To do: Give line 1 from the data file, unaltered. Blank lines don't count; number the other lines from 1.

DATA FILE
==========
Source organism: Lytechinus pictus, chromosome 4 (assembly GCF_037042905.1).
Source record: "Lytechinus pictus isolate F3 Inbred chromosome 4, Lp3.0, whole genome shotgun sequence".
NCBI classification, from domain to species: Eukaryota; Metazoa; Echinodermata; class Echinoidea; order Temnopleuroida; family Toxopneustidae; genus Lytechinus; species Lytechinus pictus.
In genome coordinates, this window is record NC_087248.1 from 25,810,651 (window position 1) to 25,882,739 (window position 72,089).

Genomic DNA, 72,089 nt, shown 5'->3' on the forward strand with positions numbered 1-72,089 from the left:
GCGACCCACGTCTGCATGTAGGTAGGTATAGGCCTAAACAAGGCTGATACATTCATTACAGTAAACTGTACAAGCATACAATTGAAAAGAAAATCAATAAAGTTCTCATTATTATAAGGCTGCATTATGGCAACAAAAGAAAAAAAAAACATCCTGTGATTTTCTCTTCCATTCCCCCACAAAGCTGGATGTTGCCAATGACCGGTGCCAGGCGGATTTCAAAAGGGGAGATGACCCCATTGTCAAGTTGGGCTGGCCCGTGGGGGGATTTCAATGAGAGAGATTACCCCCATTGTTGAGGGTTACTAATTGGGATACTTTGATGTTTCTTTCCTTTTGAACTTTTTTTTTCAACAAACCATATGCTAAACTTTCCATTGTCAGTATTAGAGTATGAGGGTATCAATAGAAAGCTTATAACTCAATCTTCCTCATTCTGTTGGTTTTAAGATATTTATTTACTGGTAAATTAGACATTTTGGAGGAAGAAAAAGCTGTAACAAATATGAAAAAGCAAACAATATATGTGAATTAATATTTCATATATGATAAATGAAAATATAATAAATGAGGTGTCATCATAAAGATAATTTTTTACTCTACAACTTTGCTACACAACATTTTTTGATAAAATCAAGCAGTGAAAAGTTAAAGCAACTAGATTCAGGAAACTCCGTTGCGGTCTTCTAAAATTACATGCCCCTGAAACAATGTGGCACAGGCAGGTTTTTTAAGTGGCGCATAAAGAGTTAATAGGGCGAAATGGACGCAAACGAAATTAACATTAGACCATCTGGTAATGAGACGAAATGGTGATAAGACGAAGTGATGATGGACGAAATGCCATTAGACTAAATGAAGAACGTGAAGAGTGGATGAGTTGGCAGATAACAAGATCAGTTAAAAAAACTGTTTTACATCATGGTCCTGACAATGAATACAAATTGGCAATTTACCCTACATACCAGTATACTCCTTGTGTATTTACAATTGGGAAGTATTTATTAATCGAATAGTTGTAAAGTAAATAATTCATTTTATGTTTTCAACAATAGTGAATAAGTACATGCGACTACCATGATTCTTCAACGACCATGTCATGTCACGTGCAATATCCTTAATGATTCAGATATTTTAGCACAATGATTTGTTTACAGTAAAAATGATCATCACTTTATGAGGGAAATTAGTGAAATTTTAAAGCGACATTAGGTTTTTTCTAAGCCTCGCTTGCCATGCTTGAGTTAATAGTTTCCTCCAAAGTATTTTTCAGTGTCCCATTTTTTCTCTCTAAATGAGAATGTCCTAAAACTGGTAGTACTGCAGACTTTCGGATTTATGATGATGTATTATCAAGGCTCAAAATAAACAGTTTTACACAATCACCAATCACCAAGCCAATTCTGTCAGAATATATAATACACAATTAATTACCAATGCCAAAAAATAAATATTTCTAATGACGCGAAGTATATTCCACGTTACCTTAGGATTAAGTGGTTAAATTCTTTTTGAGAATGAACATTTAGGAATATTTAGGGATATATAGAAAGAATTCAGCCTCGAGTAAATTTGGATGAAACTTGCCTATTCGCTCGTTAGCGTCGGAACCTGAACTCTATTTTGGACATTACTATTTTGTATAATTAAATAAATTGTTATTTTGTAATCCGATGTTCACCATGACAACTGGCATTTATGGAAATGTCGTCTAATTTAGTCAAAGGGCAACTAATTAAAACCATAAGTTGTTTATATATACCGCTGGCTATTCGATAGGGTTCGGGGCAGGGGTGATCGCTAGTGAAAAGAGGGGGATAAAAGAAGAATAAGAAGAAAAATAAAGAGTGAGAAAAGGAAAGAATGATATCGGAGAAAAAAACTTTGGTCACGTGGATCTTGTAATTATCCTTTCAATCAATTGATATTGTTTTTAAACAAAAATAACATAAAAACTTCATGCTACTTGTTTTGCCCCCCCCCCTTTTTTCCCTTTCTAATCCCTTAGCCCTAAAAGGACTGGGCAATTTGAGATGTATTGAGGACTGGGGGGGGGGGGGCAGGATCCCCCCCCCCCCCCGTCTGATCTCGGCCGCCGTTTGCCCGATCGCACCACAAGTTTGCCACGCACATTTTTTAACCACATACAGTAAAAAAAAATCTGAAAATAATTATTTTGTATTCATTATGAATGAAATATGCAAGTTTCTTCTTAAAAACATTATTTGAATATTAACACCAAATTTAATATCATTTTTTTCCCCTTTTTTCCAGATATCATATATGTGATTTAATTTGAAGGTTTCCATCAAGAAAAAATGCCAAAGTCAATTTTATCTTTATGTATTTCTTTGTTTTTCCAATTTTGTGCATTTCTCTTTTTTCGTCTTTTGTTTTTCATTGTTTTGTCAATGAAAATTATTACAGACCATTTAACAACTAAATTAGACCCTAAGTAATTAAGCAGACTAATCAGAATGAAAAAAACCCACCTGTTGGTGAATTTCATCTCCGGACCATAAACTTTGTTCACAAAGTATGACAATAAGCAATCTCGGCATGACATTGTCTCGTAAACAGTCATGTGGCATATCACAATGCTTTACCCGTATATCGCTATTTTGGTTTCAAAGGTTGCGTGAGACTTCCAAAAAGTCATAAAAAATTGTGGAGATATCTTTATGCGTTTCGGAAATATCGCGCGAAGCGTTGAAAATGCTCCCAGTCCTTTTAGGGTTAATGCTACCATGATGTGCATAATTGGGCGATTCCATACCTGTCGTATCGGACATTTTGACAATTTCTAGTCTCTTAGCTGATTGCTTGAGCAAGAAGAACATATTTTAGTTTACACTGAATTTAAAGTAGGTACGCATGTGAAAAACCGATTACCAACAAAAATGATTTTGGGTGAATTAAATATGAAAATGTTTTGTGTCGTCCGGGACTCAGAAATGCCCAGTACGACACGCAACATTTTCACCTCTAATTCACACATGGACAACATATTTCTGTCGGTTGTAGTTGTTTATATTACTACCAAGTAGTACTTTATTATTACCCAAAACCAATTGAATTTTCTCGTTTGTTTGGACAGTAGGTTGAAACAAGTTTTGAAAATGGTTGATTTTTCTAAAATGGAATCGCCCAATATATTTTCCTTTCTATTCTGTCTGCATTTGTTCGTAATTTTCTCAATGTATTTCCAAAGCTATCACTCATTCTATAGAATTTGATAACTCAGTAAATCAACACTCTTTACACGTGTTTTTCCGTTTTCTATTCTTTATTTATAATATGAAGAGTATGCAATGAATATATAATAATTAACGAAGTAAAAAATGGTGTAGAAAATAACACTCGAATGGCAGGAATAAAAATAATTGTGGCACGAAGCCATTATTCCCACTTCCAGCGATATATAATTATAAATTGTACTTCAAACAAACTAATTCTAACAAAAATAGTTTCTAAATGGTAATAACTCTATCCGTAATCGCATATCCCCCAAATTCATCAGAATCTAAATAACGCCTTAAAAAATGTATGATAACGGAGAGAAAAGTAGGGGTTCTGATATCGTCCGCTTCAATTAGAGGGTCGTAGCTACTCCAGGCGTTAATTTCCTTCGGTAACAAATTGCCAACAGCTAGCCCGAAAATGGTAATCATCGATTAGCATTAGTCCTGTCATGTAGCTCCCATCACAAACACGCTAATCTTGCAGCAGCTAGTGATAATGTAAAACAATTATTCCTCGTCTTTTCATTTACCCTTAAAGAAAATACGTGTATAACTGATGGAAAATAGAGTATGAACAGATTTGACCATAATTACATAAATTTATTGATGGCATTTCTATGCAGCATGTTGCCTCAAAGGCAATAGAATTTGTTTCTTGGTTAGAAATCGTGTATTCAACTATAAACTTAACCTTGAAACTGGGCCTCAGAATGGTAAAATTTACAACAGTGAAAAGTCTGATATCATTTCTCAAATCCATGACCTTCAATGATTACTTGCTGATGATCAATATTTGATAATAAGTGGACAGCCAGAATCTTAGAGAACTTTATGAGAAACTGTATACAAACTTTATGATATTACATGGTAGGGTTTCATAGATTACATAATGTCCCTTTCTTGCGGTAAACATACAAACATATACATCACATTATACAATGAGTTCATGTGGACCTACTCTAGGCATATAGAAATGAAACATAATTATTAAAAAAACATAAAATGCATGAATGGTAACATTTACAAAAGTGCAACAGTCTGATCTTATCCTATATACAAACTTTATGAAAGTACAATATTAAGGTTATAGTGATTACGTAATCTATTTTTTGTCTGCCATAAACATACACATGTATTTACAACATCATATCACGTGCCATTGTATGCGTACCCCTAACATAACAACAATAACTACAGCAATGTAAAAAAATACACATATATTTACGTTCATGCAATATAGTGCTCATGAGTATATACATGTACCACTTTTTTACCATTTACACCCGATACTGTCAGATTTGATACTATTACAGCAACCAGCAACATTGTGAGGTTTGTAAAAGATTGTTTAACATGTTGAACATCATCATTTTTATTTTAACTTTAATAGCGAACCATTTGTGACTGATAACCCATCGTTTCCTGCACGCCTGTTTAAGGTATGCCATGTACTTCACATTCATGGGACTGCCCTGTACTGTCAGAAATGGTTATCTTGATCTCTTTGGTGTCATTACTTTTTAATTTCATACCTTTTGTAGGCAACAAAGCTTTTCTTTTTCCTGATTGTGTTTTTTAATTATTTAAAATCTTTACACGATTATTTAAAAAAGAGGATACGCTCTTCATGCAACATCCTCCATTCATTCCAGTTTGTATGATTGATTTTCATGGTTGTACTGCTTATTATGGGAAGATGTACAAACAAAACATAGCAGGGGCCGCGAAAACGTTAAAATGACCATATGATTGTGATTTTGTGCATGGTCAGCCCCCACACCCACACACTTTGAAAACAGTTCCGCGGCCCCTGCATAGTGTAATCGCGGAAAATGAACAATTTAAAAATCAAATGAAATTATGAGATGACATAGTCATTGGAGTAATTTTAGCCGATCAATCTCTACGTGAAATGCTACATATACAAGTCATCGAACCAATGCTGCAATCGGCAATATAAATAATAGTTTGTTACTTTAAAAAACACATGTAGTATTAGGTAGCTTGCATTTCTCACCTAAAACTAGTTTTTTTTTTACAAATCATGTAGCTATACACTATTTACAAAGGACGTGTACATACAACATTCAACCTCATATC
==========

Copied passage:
Source organism: Lytechinus pictus, chromosome 4 (assembly GCF_037042905.1).